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Herta, Or The Storm-compeller

( Originally Published Late 1800's )

Being a great admirer of the legends and poetical fictions of the north, I have employed a good deal of my leisure time in endeavouring to express the force of some of the best in English poetry. The following is a Danish ballad, not much known, and supposed to be of some antiquity. I have attempted to represent the various turns and transitions, for which the Danish poems are so remarkable, by a similar change of measure in English. Should it be deemed worthy of insertion in your excellent Magazine, it is much at your service, and will be followed at times by a few others, which I think are perhaps even more remarkable for their wildness and originality.


A Ballad from the Danish.

Herta, according to Scandinavian tradition, was a goddess who presided over storms. The Prince referred to in this ballad was called, according to popular report, " Sweno ;" but little or nothing is known of his history.

O dark-eyed maid of Thasca's dell,
Who sing'st amid the ocean's roar,
Or by Saint Hilda's sacred well,
Or roam'st by haunted Elsinore ;
Hark ! hark !
The sea-mew's scream
Resounds from Friedenborga's stream !
Heard ye how the wild-dogs bark ?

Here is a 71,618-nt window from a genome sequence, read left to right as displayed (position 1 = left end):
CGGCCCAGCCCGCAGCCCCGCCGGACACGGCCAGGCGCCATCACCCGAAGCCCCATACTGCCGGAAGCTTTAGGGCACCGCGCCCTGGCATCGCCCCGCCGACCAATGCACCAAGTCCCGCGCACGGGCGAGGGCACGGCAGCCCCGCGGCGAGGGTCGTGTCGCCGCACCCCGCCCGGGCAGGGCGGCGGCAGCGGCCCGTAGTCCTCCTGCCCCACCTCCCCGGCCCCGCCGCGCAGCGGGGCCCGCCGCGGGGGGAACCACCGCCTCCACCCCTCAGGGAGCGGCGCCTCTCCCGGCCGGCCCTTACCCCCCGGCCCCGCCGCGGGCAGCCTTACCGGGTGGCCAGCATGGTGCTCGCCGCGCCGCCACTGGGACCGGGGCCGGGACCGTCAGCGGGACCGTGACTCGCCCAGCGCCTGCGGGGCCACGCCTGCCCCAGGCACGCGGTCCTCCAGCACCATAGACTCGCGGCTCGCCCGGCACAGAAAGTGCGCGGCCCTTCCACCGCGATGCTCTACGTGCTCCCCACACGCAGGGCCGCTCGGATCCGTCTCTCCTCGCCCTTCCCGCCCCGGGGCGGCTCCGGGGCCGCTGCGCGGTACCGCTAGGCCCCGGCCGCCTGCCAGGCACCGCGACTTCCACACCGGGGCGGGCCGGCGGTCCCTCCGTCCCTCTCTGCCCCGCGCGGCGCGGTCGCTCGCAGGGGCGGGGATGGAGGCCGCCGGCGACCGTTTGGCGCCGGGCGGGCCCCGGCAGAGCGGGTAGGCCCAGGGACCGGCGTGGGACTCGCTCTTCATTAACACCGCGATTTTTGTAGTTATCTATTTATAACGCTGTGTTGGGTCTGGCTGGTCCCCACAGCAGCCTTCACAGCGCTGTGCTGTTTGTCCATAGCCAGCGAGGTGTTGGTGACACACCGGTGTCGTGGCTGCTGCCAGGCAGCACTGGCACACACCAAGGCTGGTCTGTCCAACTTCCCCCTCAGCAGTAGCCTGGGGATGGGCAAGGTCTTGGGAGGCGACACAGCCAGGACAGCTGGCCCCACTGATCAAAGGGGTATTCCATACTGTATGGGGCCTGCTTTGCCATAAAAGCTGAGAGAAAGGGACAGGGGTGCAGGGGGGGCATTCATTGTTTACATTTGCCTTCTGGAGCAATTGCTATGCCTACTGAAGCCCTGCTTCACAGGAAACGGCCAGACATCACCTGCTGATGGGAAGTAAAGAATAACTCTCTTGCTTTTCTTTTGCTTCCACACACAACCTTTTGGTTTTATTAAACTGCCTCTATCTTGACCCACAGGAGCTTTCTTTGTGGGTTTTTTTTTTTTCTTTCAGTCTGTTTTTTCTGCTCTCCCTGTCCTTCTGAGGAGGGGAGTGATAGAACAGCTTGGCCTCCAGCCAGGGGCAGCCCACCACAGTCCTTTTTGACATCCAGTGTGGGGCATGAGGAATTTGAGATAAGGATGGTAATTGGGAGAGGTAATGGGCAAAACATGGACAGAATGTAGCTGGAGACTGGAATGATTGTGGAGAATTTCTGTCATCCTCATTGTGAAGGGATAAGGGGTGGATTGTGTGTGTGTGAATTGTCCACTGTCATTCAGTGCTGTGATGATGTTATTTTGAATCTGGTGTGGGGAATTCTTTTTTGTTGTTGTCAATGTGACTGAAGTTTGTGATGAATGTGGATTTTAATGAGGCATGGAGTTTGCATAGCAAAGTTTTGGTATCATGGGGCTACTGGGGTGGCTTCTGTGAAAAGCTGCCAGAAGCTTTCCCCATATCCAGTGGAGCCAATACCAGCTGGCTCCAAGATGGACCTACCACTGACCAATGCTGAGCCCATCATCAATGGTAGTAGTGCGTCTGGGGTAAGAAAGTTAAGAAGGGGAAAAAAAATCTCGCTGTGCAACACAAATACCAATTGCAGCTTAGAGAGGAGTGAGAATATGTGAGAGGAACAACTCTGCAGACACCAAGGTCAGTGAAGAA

Saw ye the meteor's fearful gleam?
O yes, I heard, and merrily
Sounded the sea-mew's scream to me !
I rejoice when meteors stray,
When the Storm-fiend rushes through the air,
I am there ! I am there !
To speed, to speed him on his way,
When the frenzied lightning's glare
Around my murky tresses play.
What can be more sweet to see,
Than the sailor's agony,
While around the wild waves roar,
And lash with furious rage the shore?
See he clings to yonder plank !
Then I flit above his head,
Then I whelm him, see he sank
To his everlasting bed !
Heavily, heavily went he down
To his place of rest,
Without a sigh, without a groan,
Unhouseled, unconfest.
Him shall Denmark's chiefs bewail,
Him shall Denmark's people mourn,
Accursed be the fatal gale
That bore him to his final bourne !

Here the poem abruptly concludes. It appears that there is a considerable deficiency before the last two lines, unless they may be the words of the people bewailing their lost hero, or perhaps a moral reflection of the writer.

St. Hilda or Eilda, in the original " Enda, sacred of women ;" an expression hardly to be rendered into poetic English.

The sense appears unconnected in different parts, and perhaps some lines are lost. The choruses of the Greek poets, it will be remembered, are sometimes similarly confused.

The epithet storm-compeller (which is rendered literally) will remind the classical reader of so common in Homer.

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